The spat was due to a relatively innocuous question by Djordjic, who asked why forward Jesper Karlsson had only been given eight minutes of playing time in the last two matches.

Karlsson, who Djordjic described as being “in the best shape of his life” came onto the pitch in the 82nd minute, scoring an impressive goal with a free kick just six minutes later, so Djordjic’s question was perhaps a valid one which many fans wanted to hear the answer to.

That sounds like a pretty normal question to ask in a post-match interview, what was the issue?

Well, yes. It’s common for pundits to discuss the match, the players and the team’s strategy, even coming with criticism following a positive result.

Andersson however reacted defensively, repeatedly asking who should have been off in Karlsson’s place if he were to play.

Djordjic repeated the question, asking why the team didn’t play in another formation, for example, or why Andersson didn’t give Karlsson more time on pitch, after which Andersson waved him away, raising his voice and saying “we win 5-0 and you’re standing here whinging!”

Andersson then appeared to take offence at the whole idea of an interview with pundits who had been commentating on the match just minutes before, complaining that there were four people standing in front of him confronting him about a match which his team had won.

That doesn’t sound very Swedish!

Well, not really, no.

Andersson clearly hadn’t read The Local’s guide on how to argue like a Swede, which tells you not to raise your voice and not to interrupt, among other things.

Swedes have a reputation for being passive-aggressive and conflict averse, preferring to discuss issues in a calm and restrained manner rather than raising their voices and showing anger or emotion as Andersson did.

Andersson was visibly upset, and struggling to stay calm during the interview, appearing genuinely close to tears at some points.

National team captain Janne Andersson at a press conference on Tuesday. Photo: Janerik Henriksson/TT

Swedes were describing the interview as a totalhaveri (roughly: a trainwreck), with some demanding that Andersson should resign.

He’s also been criticised as his response was not really what you’d expect from the leader of the national team, who many argued should be able to keep his cool and respond to this kind of question in a professional manner, even if he doesn’t necessarily agree with it.

He said later on that there were “a lot of feelings in the air” following the match, and that his main irritation was due to the fact that the four interviewers hadn’t been more positive after the 5-0 win.

I’ve seen people saying Andersson was racist in the interview, is that true?

It depends who you ask. Here’s why people are saying he was racist, and you can decide for yourself.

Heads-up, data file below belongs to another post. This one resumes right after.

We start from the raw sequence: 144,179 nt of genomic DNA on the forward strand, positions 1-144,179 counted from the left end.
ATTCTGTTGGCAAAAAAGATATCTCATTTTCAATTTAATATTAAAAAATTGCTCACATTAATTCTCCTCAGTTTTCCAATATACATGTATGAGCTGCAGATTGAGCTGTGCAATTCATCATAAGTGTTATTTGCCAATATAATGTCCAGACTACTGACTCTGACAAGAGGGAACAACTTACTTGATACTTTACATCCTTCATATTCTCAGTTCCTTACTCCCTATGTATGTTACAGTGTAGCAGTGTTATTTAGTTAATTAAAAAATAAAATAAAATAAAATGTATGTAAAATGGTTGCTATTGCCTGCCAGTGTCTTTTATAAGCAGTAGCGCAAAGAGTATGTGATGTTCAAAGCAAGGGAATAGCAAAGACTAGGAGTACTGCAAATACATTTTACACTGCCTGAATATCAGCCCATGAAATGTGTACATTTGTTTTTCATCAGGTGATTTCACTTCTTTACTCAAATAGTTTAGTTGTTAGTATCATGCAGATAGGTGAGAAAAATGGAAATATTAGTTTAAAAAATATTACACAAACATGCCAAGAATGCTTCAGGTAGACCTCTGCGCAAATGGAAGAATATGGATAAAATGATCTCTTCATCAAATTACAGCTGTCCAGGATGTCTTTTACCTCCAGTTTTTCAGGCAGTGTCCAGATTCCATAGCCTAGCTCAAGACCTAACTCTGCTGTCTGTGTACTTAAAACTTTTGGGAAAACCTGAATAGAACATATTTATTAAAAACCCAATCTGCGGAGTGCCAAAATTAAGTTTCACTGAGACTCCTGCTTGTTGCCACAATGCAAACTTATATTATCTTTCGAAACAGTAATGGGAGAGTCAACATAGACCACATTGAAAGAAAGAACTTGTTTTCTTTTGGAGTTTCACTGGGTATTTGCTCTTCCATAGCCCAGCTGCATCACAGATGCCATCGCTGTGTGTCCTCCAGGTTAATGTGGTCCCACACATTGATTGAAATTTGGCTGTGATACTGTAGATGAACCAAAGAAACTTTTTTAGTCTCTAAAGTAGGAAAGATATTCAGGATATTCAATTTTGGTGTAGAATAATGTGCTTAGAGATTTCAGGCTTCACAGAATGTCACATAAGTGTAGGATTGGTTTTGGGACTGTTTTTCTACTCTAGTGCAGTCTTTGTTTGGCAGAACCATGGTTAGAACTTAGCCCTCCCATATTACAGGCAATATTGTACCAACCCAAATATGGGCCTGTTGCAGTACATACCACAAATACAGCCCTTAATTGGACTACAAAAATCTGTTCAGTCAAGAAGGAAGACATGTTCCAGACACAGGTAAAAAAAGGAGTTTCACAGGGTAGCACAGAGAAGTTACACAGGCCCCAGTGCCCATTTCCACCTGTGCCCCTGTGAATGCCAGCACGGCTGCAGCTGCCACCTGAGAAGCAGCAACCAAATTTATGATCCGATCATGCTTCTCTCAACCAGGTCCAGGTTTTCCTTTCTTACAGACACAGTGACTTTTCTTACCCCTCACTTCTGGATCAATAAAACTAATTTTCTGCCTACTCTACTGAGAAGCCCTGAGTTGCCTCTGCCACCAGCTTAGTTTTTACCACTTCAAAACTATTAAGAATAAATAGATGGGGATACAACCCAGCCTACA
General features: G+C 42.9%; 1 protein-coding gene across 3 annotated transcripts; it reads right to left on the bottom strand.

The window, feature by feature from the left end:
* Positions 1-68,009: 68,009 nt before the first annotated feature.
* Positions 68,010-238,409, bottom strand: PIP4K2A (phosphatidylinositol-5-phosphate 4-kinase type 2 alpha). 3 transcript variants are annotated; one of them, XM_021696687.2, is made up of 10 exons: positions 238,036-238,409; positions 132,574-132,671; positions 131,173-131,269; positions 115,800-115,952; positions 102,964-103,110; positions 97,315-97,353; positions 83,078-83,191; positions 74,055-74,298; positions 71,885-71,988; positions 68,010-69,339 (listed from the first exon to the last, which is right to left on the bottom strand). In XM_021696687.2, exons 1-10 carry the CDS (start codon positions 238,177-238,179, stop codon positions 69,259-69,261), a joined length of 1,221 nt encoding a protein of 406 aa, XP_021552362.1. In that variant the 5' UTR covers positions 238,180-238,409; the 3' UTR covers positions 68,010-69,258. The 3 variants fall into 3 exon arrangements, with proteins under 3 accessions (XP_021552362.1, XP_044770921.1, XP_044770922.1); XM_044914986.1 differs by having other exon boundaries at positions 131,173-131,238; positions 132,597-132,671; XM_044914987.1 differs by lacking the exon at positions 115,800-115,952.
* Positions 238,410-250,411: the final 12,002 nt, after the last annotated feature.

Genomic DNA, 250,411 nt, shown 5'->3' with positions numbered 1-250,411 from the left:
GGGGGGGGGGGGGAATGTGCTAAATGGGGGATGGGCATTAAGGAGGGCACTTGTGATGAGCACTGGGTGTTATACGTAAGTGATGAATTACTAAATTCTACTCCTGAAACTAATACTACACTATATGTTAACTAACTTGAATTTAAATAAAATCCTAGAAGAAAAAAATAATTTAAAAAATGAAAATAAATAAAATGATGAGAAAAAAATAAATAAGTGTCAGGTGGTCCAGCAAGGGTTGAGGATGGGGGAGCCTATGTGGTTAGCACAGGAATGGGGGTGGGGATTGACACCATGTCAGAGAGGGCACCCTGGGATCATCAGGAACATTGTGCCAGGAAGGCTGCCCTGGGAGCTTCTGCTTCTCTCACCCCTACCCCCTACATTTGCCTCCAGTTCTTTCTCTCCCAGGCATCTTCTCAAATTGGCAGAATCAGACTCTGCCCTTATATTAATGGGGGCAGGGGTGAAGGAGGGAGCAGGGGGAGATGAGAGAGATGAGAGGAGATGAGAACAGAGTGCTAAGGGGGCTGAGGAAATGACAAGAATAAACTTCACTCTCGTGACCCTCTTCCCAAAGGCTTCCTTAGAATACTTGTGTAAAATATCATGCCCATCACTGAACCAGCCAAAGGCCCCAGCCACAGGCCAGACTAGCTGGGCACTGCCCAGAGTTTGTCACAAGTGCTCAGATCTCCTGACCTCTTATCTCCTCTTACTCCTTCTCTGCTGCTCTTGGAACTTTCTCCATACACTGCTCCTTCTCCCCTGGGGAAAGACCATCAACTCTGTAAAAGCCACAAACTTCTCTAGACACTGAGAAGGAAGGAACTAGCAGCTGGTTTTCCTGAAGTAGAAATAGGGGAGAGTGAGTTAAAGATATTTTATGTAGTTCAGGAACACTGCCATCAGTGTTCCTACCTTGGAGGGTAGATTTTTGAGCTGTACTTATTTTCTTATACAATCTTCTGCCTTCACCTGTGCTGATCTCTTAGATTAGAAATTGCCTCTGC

Djordjic asked why Andersson was so defensive, adding that as head of Sweden’s national team, he “represents ten million people”.

Andersson replied by saying “who do you represent?”

“Sweden, of course. Why shouldn’t I?” Djordjic, who is Swedish but was born in Serbia, replied.

“Oh, shit,” Andersson replied, before Djordjic asked “who else should I represent? What other country? Serbia, is that what you wanted to say?”

What happened next?

In a press conference after the interview, Andersson – clearly still angry – was asked whether he was suggesting that Djordjic didn’t represent Sweden. 

He denied this was what he meant, saying “never in hell”.

“I don’t know what I said, don’t talk about Serbia and all that crap. I can’t be doing with that crap. I was talking to him as a representative of the media. Don’t bring anything else into this, I can’t be doing with it.”

“I can apologise if I said something bad. If I said something bad I can own up to it. Don’t bring stuff like that in, it makes me angry.”

Djordjic, on the other hand, demanded an apology from Andersson and the national team following his comments.

In a press conference on Tuesday, Andersson vehemently denied he had referred to Djordjic’s background and rather that he was asking whether Djordjic was speaking “as a player, leader or expert”. He added that he had tried unsuccessfully to reach Djordjic and speak to him in person.

Did anyone try to break up the argument?

In perhaps the most Swedish moment in the entire interview, presenter Niklas Jihde – who had remained silent until that point along with fellow pundits Sebastian Larsson and Fredrik Ljungberg – tried (unsuccessfully) to diffuse the conflict and get the two to take a time out, eventually managing to change the topic and ask Andersson what he was most pleased about.

Andersson said he was “not pleased with anything,” again complaining that the four pundits were ganging up on him before storming out.